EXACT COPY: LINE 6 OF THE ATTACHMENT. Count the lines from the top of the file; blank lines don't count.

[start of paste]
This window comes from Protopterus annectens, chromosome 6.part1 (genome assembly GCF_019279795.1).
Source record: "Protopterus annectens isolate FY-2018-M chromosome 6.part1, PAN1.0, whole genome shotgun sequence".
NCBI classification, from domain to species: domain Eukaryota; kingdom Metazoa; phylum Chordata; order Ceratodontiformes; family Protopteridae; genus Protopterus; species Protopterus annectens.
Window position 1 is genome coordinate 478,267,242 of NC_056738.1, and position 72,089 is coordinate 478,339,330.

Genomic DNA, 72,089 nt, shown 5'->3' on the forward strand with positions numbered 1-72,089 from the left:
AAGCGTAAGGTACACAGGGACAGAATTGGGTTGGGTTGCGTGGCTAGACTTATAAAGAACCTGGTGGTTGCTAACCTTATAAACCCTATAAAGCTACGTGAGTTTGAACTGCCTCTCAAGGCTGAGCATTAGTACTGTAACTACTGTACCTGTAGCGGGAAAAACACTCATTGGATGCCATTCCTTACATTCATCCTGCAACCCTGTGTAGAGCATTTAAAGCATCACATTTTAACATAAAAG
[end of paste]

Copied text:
AAGCGTAAGGTACACAGGGACAGAATTGGGTTGGGTTGCGTGGCTAGACTTATAAAGAACCTGGTGGTTGCTAACCTTATAAACCCTATAAAGCTACGTGAGTTTGAACTGCCTCTCAAGGCTGAGCATTAGTACTGTAACTACTGTACCTGTAGCGGGAAAAACACTCATTGGATGCCATTCCTTACATTCATCCTGCAACCCTGTGTAGAGCATTTAAAGCATCACATTTTAACATAAAAG